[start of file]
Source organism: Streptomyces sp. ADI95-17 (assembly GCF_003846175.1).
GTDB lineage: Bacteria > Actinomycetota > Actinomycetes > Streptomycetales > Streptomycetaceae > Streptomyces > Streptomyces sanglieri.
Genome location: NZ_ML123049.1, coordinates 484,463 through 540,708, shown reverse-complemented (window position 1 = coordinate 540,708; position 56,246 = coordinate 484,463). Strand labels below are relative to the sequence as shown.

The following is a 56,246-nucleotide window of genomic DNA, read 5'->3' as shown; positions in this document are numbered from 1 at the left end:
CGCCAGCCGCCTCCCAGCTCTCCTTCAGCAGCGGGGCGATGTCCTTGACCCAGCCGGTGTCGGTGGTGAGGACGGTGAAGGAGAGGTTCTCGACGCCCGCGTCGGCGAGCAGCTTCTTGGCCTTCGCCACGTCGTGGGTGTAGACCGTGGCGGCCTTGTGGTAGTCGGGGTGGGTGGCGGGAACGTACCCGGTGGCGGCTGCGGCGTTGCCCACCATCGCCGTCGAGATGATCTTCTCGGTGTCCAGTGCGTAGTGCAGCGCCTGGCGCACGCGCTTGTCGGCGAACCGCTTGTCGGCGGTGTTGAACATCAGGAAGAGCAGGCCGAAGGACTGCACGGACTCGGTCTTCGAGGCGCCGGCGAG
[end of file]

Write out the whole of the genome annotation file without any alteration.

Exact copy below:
Source organism: Streptomyces sp. ADI95-17 (assembly GCF_003846175.1).
GTDB lineage: Bacteria > Actinomycetota > Actinomycetes > Streptomycetales > Streptomycetaceae > Streptomyces > Streptomyces sanglieri.
Genome location: NZ_ML123049.1, coordinates 484,463 through 540,708, shown reverse-complemented (window position 1 = coordinate 540,708; position 56,246 = coordinate 484,463). Strand labels below are relative to the sequence as shown.

The following is a 56,246-nucleotide window of genomic DNA, read 5'->3' as shown; positions in this document are numbered from 1 at the left end:
CGCCAGCCGCCTCCCAGCTCTCCTTCAGCAGCGGGGCGATGTCCTTGACCCAGCCGGTGTCGGTGGTGAGGACGGTGAAGGAGAGGTTCTCGACGCCCGCGTCGGCGAGCAGCTTCTTGGCCTTCGCCACGTCGTGGGTGTAGACCGTGGCGGCCTTGTGGTAGTCGGGGTGGGTGGCGGGAACGTACCCGGTGGCGGCTGCGGCGTTGCCCACCATCGCCGTCGAGATGATCTTCTCGGTGTCCAGTGCGTAGTGCAGCGCCTGGCGCACGCGCTTGTCGGCGAACCGCTTGTCGGCGGTGTTGAACATCAGGAAGAGCAGGCCGAAGGACTGCACGGACTCGGTCTTCGAGGCGCCGGCGAG